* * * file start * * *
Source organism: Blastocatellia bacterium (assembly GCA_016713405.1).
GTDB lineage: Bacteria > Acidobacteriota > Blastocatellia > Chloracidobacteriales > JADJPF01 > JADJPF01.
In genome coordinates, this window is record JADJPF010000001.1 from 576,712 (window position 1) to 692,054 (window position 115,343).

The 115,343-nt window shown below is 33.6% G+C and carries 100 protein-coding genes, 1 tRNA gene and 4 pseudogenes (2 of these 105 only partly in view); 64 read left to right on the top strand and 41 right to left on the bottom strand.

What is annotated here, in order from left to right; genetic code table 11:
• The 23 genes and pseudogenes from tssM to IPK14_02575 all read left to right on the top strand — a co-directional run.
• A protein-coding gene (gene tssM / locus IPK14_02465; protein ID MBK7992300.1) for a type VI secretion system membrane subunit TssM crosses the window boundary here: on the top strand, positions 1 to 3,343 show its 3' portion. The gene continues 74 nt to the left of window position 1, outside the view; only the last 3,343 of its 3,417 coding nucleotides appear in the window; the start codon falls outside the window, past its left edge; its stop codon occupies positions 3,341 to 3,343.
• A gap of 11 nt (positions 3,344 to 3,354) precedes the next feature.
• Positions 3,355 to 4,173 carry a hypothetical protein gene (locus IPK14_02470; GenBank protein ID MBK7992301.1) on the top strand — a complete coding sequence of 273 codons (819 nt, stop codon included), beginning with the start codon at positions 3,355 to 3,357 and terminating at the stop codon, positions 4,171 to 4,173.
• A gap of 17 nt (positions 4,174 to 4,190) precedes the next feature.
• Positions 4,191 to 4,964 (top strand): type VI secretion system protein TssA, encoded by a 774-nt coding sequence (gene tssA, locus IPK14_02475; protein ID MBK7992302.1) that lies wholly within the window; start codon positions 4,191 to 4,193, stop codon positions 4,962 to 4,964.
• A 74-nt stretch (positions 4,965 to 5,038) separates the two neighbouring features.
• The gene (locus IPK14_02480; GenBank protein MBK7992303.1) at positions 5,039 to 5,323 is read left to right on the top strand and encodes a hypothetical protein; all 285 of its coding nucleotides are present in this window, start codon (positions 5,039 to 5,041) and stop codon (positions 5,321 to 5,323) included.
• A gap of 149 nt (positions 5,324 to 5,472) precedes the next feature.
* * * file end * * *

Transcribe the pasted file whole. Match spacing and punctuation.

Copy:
Source organism: Blastocatellia bacterium (assembly GCA_016713405.1).
GTDB lineage: Bacteria > Acidobacteriota > Blastocatellia > Chloracidobacteriales > JADJPF01 > JADJPF01.
In genome coordinates, this window is record JADJPF010000001.1 from 576,712 (window position 1) to 692,054 (window position 115,343).

The 115,343-nt window shown below is 33.6% G+C and carries 100 protein-coding genes, 1 tRNA gene and 4 pseudogenes (2 of these 105 only partly in view); 64 read left to right on the top strand and 41 right to left on the bottom strand.

What is annotated here, in order from left to right; genetic code table 11:
• The 23 genes and pseudogenes from tssM to IPK14_02575 all read left to right on the top strand — a co-directional run.
• A protein-coding gene (gene tssM / locus IPK14_02465; protein ID MBK7992300.1) for a type VI secretion system membrane subunit TssM crosses the window boundary here: on the top strand, positions 1 to 3,343 show its 3' portion. The gene continues 74 nt to the left of window position 1, outside the view; only the last 3,343 of its 3,417 coding nucleotides appear in the window; the start codon falls outside the window, past its left edge; its stop codon occupies positions 3,341 to 3,343.
• A gap of 11 nt (positions 3,344 to 3,354) precedes the next feature.
• Positions 3,355 to 4,173 carry a hypothetical protein gene (locus IPK14_02470; GenBank protein ID MBK7992301.1) on the top strand — a complete coding sequence of 273 codons (819 nt, stop codon included), beginning with the start codon at positions 3,355 to 3,357 and terminating at the stop codon, positions 4,171 to 4,173.
• A gap of 17 nt (positions 4,174 to 4,190) precedes the next feature.
• Positions 4,191 to 4,964 (top strand): type VI secretion system protein TssA, encoded by a 774-nt coding sequence (gene tssA, locus IPK14_02475; protein ID MBK7992302.1) that lies wholly within the window; start codon positions 4,191 to 4,193, stop codon positions 4,962 to 4,964.
• A 74-nt stretch (positions 4,965 to 5,038) separates the two neighbouring features.
• The gene (locus IPK14_02480; GenBank protein MBK7992303.1) at positions 5,039 to 5,323 is read left to right on the top strand and encodes a hypothetical protein; all 285 of its coding nucleotides are present in this window, start codon (positions 5,039 to 5,041) and stop codon (positions 5,321 to 5,323) included.
• A gap of 149 nt (positions 5,324 to 5,472) precedes the next feature.